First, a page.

Australia prepares to help Papua New Guinea after deadly landslide

Sydney, May 27 (IANS/DPA) Australia is poised to send help to the site of a deadly Papua New Guinea landslide where 670 people are feared to have been killed.

Australia’s Deputy Prime Minister Richard Marles said government officials had been in touch with Papua New Guinea counterparts since Friday when the landslide occurred.

“Ours are two countries which are very, very close together, and in moments of natural disaster, they have been very, very quick to support us, and we are doing the same thing,” Marles told the Australian public broadcaster ABC on Monday.

He said the “exact nature of the support” that Australia could give would be finalised in the coming days.

This could include airlift capacity and search and rescue equipment, Marles said.

“It’s just now a matter of working out exactly what we can do in the context of this occurring in a very remote part of the country,” he added.

Several villages in the province of Enga were hit when part of a mountain collapsed in the early hours of Friday in the remote central highlands of Papua New Guinea.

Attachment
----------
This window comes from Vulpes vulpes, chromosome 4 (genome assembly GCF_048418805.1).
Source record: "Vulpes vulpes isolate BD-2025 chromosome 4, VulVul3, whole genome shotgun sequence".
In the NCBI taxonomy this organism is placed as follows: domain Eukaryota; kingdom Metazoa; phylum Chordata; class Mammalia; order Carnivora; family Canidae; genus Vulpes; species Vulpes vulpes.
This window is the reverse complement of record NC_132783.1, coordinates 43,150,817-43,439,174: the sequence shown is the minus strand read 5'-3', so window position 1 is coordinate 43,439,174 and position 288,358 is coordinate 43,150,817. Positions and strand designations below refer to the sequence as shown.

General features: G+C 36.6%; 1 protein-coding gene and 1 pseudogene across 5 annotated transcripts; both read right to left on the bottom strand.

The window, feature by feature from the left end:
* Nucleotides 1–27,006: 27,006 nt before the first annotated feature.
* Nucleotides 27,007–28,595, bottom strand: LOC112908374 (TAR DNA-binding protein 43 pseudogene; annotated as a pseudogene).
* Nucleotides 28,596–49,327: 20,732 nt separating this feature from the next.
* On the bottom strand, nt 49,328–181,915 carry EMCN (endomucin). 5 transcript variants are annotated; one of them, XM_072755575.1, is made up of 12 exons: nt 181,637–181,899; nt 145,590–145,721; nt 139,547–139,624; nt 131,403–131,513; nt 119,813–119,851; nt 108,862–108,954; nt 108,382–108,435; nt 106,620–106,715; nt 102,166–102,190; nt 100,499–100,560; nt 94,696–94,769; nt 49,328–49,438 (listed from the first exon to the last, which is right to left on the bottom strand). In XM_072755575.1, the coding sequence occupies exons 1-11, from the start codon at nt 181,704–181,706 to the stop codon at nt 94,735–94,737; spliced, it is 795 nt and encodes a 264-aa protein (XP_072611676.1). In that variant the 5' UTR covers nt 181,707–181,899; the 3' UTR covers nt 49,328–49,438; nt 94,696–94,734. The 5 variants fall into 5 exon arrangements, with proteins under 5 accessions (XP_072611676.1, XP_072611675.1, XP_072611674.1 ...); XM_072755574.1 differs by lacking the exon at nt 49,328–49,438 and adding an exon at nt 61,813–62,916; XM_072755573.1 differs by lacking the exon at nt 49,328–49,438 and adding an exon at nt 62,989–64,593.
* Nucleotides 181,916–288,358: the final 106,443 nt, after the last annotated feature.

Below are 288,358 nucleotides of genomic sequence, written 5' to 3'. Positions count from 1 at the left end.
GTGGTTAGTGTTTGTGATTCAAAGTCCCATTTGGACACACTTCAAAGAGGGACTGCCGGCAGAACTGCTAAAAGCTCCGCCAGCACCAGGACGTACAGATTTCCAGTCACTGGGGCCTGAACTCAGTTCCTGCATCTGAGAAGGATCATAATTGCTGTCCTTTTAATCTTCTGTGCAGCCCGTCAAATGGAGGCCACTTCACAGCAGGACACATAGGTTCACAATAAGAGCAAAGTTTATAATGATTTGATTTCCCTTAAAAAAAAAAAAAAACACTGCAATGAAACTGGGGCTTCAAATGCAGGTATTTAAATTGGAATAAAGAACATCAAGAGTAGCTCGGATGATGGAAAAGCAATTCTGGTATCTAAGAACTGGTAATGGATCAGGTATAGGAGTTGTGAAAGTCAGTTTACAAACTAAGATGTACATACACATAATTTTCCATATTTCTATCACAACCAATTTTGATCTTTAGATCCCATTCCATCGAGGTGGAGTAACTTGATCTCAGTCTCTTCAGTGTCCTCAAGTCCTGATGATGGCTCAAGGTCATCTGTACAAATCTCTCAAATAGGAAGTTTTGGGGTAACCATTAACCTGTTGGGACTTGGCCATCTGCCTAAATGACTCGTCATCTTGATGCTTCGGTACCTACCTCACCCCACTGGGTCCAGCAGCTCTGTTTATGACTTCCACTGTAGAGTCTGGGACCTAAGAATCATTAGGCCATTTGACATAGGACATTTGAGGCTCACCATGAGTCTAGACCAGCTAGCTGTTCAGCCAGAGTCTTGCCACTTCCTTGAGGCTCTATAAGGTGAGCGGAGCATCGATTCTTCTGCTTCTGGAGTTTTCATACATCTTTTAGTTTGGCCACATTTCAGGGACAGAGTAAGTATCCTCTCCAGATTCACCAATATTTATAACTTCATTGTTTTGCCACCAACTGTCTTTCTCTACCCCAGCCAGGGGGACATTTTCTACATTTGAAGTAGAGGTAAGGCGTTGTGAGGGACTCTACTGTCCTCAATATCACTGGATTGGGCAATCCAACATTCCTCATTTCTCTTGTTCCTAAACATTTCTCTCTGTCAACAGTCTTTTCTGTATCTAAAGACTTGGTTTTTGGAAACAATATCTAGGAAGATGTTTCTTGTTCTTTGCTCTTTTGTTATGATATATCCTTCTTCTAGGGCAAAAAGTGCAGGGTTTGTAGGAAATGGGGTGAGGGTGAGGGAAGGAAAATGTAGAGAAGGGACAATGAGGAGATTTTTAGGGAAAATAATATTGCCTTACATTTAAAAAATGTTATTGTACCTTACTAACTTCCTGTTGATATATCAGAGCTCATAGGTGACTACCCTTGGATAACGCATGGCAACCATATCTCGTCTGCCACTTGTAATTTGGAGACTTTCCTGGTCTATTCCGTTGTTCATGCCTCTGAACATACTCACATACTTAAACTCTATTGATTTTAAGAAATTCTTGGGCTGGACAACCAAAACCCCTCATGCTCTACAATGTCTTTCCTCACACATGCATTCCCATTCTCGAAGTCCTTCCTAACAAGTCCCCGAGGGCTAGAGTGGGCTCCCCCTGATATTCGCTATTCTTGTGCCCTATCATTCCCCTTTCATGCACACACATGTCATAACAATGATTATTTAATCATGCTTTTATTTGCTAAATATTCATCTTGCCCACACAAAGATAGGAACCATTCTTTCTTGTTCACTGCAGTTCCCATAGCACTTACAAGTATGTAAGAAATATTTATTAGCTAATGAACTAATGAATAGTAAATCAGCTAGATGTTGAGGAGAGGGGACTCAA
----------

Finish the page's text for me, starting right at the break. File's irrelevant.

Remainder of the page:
On Sunday, the country head of the International Organisation for Migration (IOM), Serhan Aktoprak, said nearly 670 people were feared to be dead and 150 houses buried in thick soil.

Papua New Guinea, with a population of nearly10 million people, lies just north of Australia.

Despite being rich in minerals, timber, oil, and gas, its history of colonialism, political instability, and mismanagement of resources has kept its people impoverished.



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